Thanks in advance,
Ivan

Reply

Shailesh Kumar January 25, 2013 at 5:57 pm

Ivan,

This typically depends on the company in question and how it is being valued. If the company is undervalued relative to the assets, additional equity issue might even be slightly positive since they increase their cash position by a dollar when the market is only valuing it at 80 cents (example)

However, in most cases, new equity is issued when the stock is over valued (so the company can get more $/share) and invariably, the secondary offering is at a discount to the market price. It is a large block of shares to move and the underwriters need to be paid to take the liquidity risk. The company often talks up the prospects of the project this equity is going to fund during their dog and pony shows in the lead up to the offering and a sensible evaluation after the equity is issued may come out with a much sobering picture.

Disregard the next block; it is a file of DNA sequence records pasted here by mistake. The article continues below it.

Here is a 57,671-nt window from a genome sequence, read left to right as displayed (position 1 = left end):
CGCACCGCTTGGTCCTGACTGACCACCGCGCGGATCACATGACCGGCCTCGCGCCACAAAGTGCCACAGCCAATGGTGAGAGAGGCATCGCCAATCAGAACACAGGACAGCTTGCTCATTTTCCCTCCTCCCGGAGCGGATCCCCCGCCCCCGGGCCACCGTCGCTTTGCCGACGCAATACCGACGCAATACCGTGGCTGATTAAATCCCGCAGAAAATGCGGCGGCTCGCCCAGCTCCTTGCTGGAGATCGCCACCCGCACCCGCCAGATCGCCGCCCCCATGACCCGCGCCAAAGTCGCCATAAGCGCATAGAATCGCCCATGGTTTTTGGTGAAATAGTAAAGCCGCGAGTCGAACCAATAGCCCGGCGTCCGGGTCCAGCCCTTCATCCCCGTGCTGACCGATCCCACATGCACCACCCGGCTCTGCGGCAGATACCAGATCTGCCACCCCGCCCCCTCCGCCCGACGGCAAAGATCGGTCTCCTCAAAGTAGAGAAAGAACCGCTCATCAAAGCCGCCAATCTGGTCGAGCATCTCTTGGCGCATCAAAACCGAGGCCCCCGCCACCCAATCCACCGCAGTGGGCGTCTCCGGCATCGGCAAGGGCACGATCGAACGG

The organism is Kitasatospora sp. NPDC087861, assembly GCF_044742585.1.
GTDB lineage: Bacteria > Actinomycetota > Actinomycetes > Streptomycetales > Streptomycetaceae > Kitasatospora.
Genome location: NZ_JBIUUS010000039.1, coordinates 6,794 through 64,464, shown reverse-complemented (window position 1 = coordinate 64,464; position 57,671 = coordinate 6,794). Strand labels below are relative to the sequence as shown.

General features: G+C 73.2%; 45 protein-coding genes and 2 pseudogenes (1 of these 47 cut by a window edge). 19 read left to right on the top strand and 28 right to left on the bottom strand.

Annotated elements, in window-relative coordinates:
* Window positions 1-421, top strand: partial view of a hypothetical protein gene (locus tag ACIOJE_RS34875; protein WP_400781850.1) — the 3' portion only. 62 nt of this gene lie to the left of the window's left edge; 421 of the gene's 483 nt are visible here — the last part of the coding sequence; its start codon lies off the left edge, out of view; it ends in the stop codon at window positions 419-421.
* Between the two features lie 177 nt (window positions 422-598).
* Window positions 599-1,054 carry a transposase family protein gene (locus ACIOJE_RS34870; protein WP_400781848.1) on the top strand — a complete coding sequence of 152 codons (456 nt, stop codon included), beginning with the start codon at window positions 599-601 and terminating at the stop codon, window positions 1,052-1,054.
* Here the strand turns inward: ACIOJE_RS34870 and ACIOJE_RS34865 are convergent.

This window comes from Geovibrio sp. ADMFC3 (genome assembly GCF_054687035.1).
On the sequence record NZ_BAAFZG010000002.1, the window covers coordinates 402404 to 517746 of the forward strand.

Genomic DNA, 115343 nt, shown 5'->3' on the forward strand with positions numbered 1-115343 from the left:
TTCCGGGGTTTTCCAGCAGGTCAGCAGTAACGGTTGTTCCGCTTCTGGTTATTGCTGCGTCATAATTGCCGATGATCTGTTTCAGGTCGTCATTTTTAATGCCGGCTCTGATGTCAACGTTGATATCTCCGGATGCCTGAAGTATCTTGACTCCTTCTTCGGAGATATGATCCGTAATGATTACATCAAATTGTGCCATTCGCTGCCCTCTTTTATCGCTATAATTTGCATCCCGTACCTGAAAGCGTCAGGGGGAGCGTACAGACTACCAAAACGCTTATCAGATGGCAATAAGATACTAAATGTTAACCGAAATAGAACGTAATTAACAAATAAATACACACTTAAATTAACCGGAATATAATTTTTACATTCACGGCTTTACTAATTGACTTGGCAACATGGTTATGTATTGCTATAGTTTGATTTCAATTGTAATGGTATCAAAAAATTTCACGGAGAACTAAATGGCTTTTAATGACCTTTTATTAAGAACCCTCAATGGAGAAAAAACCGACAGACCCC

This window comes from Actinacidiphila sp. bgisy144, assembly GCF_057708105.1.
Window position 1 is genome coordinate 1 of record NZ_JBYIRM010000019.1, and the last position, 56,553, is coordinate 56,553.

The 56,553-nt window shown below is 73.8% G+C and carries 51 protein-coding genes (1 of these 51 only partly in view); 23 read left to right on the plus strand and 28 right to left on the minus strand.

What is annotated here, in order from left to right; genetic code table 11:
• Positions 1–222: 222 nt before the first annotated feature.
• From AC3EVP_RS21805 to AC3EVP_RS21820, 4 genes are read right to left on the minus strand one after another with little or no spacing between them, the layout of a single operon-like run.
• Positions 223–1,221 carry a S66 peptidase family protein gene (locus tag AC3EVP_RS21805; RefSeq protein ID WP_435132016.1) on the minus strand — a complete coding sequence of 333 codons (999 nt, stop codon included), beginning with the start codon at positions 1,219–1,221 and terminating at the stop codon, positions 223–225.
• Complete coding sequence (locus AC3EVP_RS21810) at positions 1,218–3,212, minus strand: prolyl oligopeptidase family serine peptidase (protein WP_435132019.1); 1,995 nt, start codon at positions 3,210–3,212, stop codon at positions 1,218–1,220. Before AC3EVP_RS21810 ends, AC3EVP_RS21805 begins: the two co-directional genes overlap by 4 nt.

In ideal scenario, the equity is issued at the market price and since an equivalent amount of cash comes in, it should not change the stock price. That is unless the market judges the projected use of cash as suboptimal. Since for miners, capital projects are typically long term and require upfront use of cash while the returns take years to materialize, the market will judge this project as more risky compared to the existing operation (which is ongoing and known). There fore, the new equity will only find buyers at a price lower than the market price and when issued it will move the market price down.

On another level, and something that most investors often do not worry about, new equity also means that the votes that each existing shares represent is suddenly less valuable. That also has an impact on the price, although how much is anybody’s guess.

Regards,
Shailesh

Reply